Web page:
Celestial Atlas
Caldwell Objects Not In The NGC/IC

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Page last updated Sep 13, 2023

C9, the Cave Nebula
(= Sh2-155 = Sharpless 155)

First noted (1959) as a galactic emission nebula in the extended second edition of the Sharpless Catalogue
A magnitude 7.7 emission nebula in Cepheus (RA 22 57 17.1, Dec +62 28 33)
Note About The Nickname: The nickname was coined by Patrick Moore, "presumably derived from photographic images showing a curved arc of emission nebulosity" obscured by a foreground absorption nebula "corresponding to a cave mouth." Unfortunately, that appellation had been previously assigned to a brighter reflection nebula (also in Cepheus but unrelated to C9) known as Ced 201, and as a result, SIMBAD returns a search for the Cave Nebula with Ced 201, instead of Caldwell 9.
(Physical information and other images to be posted once all Caldwell objects have been added to this Catalog.)
HST image of Caldwell 9Above, a ? arcmin wide HST image of C9
(Image Credit NASA, ESA, and K. Stapelfeldt (Jet Propulsion Laboratory); Processing: Gladys Kober (NASA/Catholic University of America)
(Note: The 'palette' used for this image is not the "standard" HST palette, so the colors are very different from other images of the nebula)

C41, the Hyades
(= Cr 50 = Mel 25)

Known in prehistory
Catalogued (1654) by Giovanni Hodierna
A magnitude 0.5 open cluster in Taurus (RA 04 27, Dec +15 52)
Physical Information: Shown to consist of stars moving together in the 1800's, and currently thought to have a common origin with the open cluster known as Praesepe, around 625 million years ago. (Additional physical information and other images to be posted once all Caldwell objects have been added to this Catalog.
DSS image of region near the Hyades
Above, a 5 degree wide DSS image of the Hyades (most of the blue stars; the yellow star Aldebaran is a foreground object)

C99, the Coalsack Nebula
Noted by several southern civilizations in prehistoric times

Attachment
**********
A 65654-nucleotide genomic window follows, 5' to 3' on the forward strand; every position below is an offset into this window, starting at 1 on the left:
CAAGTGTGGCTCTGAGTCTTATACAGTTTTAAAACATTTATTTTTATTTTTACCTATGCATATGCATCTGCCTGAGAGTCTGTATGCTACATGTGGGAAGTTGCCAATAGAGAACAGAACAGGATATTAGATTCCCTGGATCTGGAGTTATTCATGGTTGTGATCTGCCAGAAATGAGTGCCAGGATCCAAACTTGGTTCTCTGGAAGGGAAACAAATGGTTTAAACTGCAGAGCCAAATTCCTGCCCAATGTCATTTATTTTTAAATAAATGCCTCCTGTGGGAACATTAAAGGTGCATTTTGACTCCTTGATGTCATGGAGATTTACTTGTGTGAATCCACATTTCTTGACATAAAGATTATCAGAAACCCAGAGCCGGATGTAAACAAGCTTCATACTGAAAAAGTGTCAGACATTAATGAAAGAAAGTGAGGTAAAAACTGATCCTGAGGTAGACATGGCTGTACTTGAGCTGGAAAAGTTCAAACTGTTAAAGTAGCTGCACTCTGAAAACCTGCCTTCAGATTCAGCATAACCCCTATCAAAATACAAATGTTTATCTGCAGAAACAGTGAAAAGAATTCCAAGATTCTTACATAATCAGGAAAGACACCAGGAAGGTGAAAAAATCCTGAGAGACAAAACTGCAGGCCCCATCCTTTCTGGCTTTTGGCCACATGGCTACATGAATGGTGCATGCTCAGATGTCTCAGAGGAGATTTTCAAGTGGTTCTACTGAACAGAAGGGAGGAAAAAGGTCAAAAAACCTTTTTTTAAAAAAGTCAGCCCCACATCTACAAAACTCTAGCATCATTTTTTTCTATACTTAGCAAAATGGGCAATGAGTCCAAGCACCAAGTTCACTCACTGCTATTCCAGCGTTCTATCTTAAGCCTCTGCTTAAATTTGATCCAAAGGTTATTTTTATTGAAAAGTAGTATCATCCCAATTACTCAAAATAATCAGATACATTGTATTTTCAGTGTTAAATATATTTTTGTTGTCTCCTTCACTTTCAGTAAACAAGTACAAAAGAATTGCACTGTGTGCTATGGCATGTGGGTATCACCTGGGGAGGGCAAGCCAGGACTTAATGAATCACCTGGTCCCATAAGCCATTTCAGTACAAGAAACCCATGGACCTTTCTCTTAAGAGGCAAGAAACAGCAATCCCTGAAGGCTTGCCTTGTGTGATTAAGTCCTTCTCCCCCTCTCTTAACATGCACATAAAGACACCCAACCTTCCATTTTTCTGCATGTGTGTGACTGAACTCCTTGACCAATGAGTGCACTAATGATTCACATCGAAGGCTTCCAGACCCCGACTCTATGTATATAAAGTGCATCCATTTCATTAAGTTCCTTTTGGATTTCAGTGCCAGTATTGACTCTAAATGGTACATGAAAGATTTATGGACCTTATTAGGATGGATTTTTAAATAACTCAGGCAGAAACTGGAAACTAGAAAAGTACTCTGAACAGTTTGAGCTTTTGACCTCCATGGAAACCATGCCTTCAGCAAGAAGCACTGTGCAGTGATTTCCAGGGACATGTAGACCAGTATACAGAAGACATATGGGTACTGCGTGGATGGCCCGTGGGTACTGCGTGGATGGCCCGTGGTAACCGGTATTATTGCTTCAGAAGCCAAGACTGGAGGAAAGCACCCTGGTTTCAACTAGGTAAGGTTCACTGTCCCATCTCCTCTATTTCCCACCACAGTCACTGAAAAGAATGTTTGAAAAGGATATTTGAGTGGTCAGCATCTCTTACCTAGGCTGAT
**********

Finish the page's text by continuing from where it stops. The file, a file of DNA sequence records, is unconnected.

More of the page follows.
Reported (1499) by Spanish navigator Vicente Yáñez Pinzón
Also noted (date?) by Amerigo Vespucci
Modern name acquired (1899) due to Richard Hinckley Allen naming a northern absorption nebula
An absorption cloud primarily located in Crux (roughly centered near RA 12 50, Dec -62 30)
Historical References: Among the Australian aborigines, who like many primitive cultures used dark regions in the Milky Way as constellations, it was known as the head of the "emu in the sky". Vespucci referred to it as "the dark Canopus". It later became known as "Magellan's Spot", or the "Black Magellanic Cloud", as opposed to the bright Large and Small Magellanic Clouds (which are of course galaxies, and not part of the Milky Way). The term "coalsack" was long used for any dark region in the Milky Way, and what we now call the Coalsack Nebula only became the Coalsack Nebula in 1899, when Richard Hinckley Allen's Star-Names and Their Meaning (later republished as Star-Names -- Their lore and meaning) assigned "The Northern Coalsack Nebula" to an absorption feature in the Northern sky.
Physical Information: The nebula is a cloud of gas and dust less than 600 light-years from us, and although only about 30 to 35 light-years in size, its close proximity allows it to obscure a region about 7 by 5 degrees across, covering not only part of Crus, but also parts of Centaurus and Musca. It is slightly patchy, and although covering almost everything lying beyond it, there are places where more distant objects can be seen, and of course anything closer than the absorption nebula is also visible. Still, it is a very obvious and striking blot on the starry background of the Milky Way.
ESO image of the Southern Cross and the Coalsack Nebula
Above, a 10 by 12 degree wide ESO image of the Southern Cross and the Coalsack Nebula
Part of an image of Crux (Image Credit ESO, Brunier)
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